“He [Jesus] is the image of the invisible God, the firstborn of all creation. For by him all things were created, in heaven and on earth, visible and invisible, whether thrones or dominions of rulers or authorities – all things were created through him and for him. And he is before all things, and in him all things hold together. And he is the head of the body, the church. He is the beginning, the firstborn from the dead, that in everything he might be preeminent. For in him all the fullness of God was pleased to dwell, and through him to reconcile to himself all things, whether on earth or in heaven, making peace by the blood of his cross.”
In setting the track-list for the record, I originally placed “Genesis” before “Atlantic”, thinking that it made logical sense that creation comes before Christ, but suddenly realized my error when I re-read the passage that inspired “Atlantic” – Christ of course comes before creation itself! He was before creation. He is the Uncreated One, through whom and for whom all things were created. Before we have Genesis 1:1, we have Christ, with the Father and the Holy Spirit. The character of Christ is fully and eternally as it is before God the Father even speaks the word of creation.
Paul’s summary of the character of Jesus is so poetical and moving that trying to capture it in a song seems foolish, but I had to at least try! One can dwell on Colossians 1:15-20 for the rest of your life and never cease to be amazed at Christ. What better subject matter for study, for reflection, than Jesus? The author of Hebrews puts it this way: “He is the radiance of the glory of God and the exact imprint of his nature, and he upholds the universe by the word of his power. After making purification for sins, he sat down at the right hand of the Majesty on high.” (Hebrews 1:3).
One thing that this reflection on Christ should lead us to is His ultimate worth. If Christ indeed is these things – if He is preeminent in everything, if He upholds everything simply by His word – then our response should be praise to Him for His worth! Revelation 5 presents an image of Christ as WORTHY of all glory. At the end of the story, there is a moment in heaven when John weeps that there is not one found who is worthy to open the scrolls. But the angel tells to “weep no more; behold, the Lion of the tribe of Judah, the Root of David, has conquered, so that he can open the scroll and its seven seals.” The rest of Revelation 5 is dedicated to the heavenly host worshiping Christ, the only One worthy.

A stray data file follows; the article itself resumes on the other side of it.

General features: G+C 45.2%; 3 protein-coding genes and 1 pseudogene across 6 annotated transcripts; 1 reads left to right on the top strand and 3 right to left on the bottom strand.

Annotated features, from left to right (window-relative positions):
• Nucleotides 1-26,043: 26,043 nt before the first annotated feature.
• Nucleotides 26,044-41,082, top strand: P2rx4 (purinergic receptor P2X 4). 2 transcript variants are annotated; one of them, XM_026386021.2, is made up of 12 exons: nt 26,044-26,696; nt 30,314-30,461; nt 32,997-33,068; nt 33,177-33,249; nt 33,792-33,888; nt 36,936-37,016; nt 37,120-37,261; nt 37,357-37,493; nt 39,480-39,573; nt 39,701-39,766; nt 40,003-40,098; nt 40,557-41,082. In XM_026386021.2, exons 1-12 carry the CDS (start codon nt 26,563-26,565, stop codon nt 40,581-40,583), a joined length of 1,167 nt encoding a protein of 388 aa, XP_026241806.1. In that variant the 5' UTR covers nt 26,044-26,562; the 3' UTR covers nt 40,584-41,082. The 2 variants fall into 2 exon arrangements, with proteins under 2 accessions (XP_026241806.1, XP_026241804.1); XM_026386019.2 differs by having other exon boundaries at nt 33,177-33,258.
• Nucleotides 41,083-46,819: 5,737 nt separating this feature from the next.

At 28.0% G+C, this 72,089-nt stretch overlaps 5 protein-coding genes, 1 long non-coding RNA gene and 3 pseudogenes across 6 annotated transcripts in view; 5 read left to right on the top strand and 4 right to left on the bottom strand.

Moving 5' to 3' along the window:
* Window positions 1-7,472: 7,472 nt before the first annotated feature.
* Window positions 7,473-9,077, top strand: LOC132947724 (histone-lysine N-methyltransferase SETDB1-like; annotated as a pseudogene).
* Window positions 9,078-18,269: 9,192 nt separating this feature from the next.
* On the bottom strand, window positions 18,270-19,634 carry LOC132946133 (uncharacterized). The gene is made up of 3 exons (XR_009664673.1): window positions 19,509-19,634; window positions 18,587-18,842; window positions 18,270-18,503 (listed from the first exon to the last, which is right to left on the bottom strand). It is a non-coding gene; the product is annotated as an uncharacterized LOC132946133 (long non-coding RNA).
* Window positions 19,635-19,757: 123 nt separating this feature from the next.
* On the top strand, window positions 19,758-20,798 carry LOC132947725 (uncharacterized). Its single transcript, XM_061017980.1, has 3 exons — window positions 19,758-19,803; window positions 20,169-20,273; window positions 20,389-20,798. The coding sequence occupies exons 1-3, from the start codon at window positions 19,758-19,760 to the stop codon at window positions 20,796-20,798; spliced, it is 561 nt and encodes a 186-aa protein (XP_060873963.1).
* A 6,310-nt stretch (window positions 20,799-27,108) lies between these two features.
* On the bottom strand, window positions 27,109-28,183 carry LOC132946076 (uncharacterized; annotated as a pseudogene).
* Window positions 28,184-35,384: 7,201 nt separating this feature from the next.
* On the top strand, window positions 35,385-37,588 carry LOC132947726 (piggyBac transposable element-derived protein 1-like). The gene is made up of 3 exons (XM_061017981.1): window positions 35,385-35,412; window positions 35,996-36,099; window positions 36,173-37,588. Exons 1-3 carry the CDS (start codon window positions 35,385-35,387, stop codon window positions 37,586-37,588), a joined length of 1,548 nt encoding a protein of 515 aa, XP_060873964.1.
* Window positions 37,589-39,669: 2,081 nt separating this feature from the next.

Let Colossians 1:15-20 sink in as you think about Jesus and His worthiness. Reflect on who He is, and the work that He has accomplished for us. John tell us what this work is: “You were slain, and by your blood you ransomed people for God from every tribe and language and people and nation, and you have made them a kingdom and priests to our God, and they shall reign on the earth” (Revelation 5:9-10). This is why He is deemed worthy!
From a songwriting perspective, “Atlantic” was a good exercise in creating multiple melodies that fit together but are still distinct. Thinking about the character of Jesus seemed that way to me from Paul’s description: Christ is so many things, each powerful on its own, but they all fit together to form one cohesive piece. There are multiple melodies played on glockenspiels and piano that can be listened to separately yet together.
I chose glockenspiels and a fairly synth-y pad to represent Christ in “Atlantic”. Paul’s description of Christ feels to me so clear and precise that bells felt natural. The pad sound I chose was an attempt to convey the idea that Christ – while eternally the same – is also always revealing Himself in different ways. In other words, always changing yet never changing.
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